Having a plan can be a good thing. It gives you something to strive for, goals to work toward. You can’t drive or get anywhere, especially somewhere you’ve never been, without a map to help you get directions for doing so. You can’t advance in your career without an idea of what will be necessary to get to your desired position. You can’t build an IKEA cupboard without the…actually, there’s no way ever to build an IKEA cupboard. It can’t be done. But you get the idea: Plans are good.
In the new movie The Little Prince the idea of planning for the future is taken a bit far. Mackenzie Foy voices The Little Girl, whose life has been meticulously and completely planned out by her mother (Rachel McAdams). But the girl isn’t thrilled with this, even if she’s resigned to it. One day, though, The Little Girl encounters The Aviator (Jeff Bridges), who lives next to her and begins to tell her about the fantastic world of The Little Prince (Riley Osborne) where anything is possible. The Aviator’s stories open The Little Girl’s eyes and mind to the wonders of the world and the power of imagination, where the possibilities are endless and where there’s certainly more than the grey, uninspired adult life The Mother has prepared her for.
There was just one poster for the movie but it sells the sense of wonder in the story pretty well. The Little Prince is shown sitting next to the fox as they gaze out toward the stars. At the bottom of the poster we’re asked to “Discover the beloved story” and then below the title treatment there’s more copy saying “Growing up isn’t the problem. Forgetting is.” That nicely sells the story of the movie and the sense of wonder it’s all about.
We immediately get the situation The Little Girl is in as the first trailer opens. The Mother has her whole life planned out for her, including seemingly every decision she’s ever going to make. But then a paper airplane comes through her window, which leads to her meeting The Aviator, who begins to tell her his story. A world of imagination and stories begins to open up as she starts to look at stars and flowers and other things outside of her structured life.
It’s a moving and wonderful trailer that really conveys the sense of wonder The Little Girl beings to feel as she spends more time with The Aviator. The visuals are gorgeous and it’s clear the filmmakers are aiming at not leaving a dry eye in the house.
A new trailer was released a bit after Netflix acquired the movie that starts out more or less the same, with The Little Girl being overwhelmed with her mother’s plan for her entire life. She meets The Aviator, who opens up a world of imagination and stories to her in a way she didn’t know was possible before. So there are all kinds of scenes of the story being told and the incredible adventures taking place in those stories.
It’s a bit tighter and so works a bit better than the first trailer, though it also hits many of the same notes. Still, Netflix had to carve out its own identify for the movie and this is a good effort in that direction.
Online and Social
There is a URL on the poster but it now redirects to the movie’s Netflix listing for the movie where you can sign up or add it to your list.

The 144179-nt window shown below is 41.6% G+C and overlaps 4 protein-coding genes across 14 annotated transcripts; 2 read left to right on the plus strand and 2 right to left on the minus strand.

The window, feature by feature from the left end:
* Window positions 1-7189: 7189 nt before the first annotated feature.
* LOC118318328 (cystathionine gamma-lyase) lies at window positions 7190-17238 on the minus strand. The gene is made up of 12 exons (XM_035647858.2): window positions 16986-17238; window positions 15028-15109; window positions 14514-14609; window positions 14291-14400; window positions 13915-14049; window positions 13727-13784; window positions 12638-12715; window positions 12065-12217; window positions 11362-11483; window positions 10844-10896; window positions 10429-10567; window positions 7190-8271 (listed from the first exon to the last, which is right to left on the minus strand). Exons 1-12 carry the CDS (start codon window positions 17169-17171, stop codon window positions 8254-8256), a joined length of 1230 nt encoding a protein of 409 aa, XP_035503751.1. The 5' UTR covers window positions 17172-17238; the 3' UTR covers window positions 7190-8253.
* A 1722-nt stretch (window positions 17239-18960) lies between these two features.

Advertising and Cross-Promotions
Nothing I’m aware of. There will likely be some online advertising done closer to release, but there’s nothing I’ve seen to date.
Media and Publicity
The movie got some nice press when it was announced as the opening night film at the Santa Barbara Film Festival, the first animated movie to be chosen for that slot in the festival’s history.
In an odd move the movie was suddenly – just a week or so before it was scheduled for release – pulled by Paramount from its schedule. Speculation ran along the lines of the studio being afraid it was about to be hit with a box-office dud but that didn’t sit right with me and seems too easy. Yes, it may have been wanting to avoid Zootopia, which was dominating in theaters at the time but it could have just pushed it a few weeks to allow for some breathing space. The movie didn’t go homeless for long as Netflix quickly scooped it up and promised a release later in the year. Netflix later announced it would open the movie day-and-date online and in select theaters, which would set the stage for a full awards season push.
There’s a nice consistent brand look and feel to the campaign, something that’s all the more notable and impressive for the relatively last-minute pivot it took on the way to release. The trailer and poster all work well together very well and show a movie that’s all about the power of imagination. It’s all selling the same thing, even after the move from Paramount to Netflix, which is good.
That’s about it in terms of how the campaign works or not. It could have been a disaster when Paramount unceremoniously dumped it, leading to all kinds of bad word of mouth. Instead the sudden decision caused a wave of people to rally around it and has stirred up more interest as it became a cause celebre, seen as the underdog movie that was too quirky or questionable for the mainstream studios. It doesn’t hurt that Netflix is maintaining some theatrical distribution.